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    Bernie Sanders: Settlement by 5 Big Banks Consistent With History of Fraud

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    US Senator and presidential candidate Bernie Sanders told Sputnik that the nearly $5.7 billion settlement by five global financial institutions for rigging international exchange rates is part of their history of fraud.

    WASHINGTON (Sputnik), Leandra Bernstein — The nearly $5.7 billion settlement by five global financial institutions for rigging international exchange rates is part of their history of fraud, US Senator and presidential candidate Bernie Sanders told Sputnik on Wednesday.

    “This is consistent with a long history of fraud among the major financial institutions of this country, and in fact, the world,” Sanders said.

    On Wednesday, a $5.7 billion settlement was reached between the US Justice Department and JPMorgan, Citigroup, UBS, Barclays and the Royal Bank of Scotland.

    The institutions plead guilty to charges that they had rigged the London Interbank Offered Rate (LIBOR), an index used to calculate interest payments around the world.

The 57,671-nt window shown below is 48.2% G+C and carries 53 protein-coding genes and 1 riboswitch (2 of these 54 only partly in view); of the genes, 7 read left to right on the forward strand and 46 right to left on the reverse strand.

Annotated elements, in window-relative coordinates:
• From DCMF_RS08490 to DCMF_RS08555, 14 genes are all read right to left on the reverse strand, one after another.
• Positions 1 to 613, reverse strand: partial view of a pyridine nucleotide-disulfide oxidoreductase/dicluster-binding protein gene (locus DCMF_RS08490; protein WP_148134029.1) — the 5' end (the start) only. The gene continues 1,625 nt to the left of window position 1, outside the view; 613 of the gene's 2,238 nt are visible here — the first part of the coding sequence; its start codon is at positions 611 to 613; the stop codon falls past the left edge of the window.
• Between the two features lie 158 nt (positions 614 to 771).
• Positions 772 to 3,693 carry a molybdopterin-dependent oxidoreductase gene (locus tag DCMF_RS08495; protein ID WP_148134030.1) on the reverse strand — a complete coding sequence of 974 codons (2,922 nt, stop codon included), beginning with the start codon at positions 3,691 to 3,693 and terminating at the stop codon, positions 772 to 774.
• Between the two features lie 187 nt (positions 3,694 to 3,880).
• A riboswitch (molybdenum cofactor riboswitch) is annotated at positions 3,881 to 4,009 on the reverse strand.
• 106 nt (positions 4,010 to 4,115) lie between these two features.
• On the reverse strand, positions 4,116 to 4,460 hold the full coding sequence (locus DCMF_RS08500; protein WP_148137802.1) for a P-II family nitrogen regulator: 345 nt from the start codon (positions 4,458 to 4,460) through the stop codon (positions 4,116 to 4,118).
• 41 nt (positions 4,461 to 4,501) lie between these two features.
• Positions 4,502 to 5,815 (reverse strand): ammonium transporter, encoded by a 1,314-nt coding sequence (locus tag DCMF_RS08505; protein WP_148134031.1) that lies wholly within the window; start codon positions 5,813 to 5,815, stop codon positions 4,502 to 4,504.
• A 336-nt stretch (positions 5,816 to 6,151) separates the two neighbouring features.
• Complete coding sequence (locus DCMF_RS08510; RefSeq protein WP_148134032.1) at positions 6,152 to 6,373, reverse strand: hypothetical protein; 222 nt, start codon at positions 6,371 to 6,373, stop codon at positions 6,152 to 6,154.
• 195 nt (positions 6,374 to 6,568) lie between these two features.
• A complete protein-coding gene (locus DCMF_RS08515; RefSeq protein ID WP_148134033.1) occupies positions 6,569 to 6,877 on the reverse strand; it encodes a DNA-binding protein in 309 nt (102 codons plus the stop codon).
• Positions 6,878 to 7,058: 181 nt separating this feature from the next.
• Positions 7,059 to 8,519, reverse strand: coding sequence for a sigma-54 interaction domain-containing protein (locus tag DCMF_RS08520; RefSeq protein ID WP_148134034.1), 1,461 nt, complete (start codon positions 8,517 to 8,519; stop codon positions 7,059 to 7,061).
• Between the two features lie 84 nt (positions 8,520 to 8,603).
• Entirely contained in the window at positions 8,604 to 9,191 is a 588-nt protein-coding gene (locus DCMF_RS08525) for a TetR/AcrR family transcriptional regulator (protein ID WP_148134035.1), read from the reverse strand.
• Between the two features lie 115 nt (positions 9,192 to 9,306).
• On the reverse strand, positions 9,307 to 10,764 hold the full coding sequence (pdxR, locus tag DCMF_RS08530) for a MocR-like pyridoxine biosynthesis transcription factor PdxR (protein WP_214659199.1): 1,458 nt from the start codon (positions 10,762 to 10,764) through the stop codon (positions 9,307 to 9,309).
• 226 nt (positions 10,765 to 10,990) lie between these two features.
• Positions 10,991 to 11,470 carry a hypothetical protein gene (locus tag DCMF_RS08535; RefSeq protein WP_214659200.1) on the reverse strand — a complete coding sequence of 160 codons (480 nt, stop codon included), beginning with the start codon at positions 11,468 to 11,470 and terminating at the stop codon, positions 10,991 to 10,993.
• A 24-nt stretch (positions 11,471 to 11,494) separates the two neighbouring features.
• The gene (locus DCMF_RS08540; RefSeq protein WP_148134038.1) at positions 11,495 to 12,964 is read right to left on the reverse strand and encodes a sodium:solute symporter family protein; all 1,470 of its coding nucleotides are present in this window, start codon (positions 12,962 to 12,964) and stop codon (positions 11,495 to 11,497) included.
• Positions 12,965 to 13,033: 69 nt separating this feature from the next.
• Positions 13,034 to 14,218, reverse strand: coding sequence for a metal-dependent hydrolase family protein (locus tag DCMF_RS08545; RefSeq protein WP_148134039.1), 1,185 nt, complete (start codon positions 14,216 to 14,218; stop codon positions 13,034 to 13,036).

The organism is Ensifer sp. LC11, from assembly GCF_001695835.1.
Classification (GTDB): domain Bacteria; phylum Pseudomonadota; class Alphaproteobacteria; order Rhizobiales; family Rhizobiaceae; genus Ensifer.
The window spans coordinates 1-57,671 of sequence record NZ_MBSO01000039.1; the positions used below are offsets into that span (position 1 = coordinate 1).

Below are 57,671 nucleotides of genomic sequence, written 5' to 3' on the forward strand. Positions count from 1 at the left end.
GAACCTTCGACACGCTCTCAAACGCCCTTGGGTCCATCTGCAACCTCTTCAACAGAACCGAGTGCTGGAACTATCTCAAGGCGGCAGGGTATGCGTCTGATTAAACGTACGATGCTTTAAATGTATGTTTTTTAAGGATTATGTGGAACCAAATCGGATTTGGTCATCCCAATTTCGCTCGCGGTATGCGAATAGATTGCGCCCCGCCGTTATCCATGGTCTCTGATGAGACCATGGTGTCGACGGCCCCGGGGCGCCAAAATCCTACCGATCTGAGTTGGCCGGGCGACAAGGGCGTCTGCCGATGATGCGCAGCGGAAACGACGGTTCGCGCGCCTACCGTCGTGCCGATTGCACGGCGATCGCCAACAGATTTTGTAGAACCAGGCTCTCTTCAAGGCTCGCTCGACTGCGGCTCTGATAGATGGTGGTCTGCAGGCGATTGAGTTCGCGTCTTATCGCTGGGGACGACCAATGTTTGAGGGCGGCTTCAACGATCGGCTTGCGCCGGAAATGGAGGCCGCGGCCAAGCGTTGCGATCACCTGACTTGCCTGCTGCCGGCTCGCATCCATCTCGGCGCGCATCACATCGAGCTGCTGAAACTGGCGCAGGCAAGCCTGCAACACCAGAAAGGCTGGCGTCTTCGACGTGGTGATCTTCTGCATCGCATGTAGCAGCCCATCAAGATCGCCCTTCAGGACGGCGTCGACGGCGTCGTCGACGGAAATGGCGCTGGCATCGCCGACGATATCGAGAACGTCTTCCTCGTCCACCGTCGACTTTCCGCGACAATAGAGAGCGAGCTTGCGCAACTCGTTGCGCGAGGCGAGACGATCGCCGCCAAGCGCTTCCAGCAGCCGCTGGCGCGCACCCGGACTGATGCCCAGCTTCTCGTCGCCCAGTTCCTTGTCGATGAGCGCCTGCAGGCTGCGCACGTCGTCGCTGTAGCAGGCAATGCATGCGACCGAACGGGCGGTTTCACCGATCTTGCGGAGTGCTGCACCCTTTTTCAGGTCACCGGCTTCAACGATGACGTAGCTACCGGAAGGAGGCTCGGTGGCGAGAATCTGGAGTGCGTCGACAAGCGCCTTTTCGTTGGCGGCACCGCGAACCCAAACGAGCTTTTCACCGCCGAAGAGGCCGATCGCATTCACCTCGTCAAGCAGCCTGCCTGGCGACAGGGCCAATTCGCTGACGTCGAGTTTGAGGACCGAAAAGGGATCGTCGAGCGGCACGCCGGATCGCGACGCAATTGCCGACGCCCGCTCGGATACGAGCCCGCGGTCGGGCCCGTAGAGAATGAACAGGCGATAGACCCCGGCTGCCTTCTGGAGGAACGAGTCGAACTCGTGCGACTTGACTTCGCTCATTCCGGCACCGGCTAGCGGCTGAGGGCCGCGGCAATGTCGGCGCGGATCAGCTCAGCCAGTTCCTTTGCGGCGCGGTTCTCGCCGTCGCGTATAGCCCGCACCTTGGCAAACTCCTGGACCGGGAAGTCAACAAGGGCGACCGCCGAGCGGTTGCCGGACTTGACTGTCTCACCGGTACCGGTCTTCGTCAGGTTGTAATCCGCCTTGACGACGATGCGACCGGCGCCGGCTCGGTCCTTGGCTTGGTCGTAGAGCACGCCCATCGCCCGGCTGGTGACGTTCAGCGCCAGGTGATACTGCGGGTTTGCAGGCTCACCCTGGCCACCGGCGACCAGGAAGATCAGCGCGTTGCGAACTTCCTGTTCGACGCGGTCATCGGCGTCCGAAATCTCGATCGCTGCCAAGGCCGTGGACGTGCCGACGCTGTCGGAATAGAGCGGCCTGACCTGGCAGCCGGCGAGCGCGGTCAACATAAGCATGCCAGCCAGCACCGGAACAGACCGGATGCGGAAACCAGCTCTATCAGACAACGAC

Sanders argued that “the business model of these large financial institutions is fraud,” and called for the breakup of major US financial institutions that are considered too big to fail.

    The $5.7 billion in fines is part of “a long history of settlements” by large financial institutions, Sander explained.

    Each of the institutions charged on Wednesday have faced billions of dollars in civil and criminal fines and penalties in previous years, according to the Department of Justice.

    Sanders noted that the US financial regulatory system “is sufficiently weak,” and said he suspects “there is a lot more fraud going on that we do not know about.”

    In the course of the investigation, the authorities discovered that the five banks had colluded with one another to manipulate the LIBOR benchmark. According to financial experts, the LIBOR rate directly impacts up to $300 trillion in financial contracts held by governments, pension funds and asset managers.


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    fraud, US Justice Department, Royal Bank of Scotland, Barclays Bank Plc, UBS, Citigroup, JPMorgan Chase, Bernie Sanders, United States
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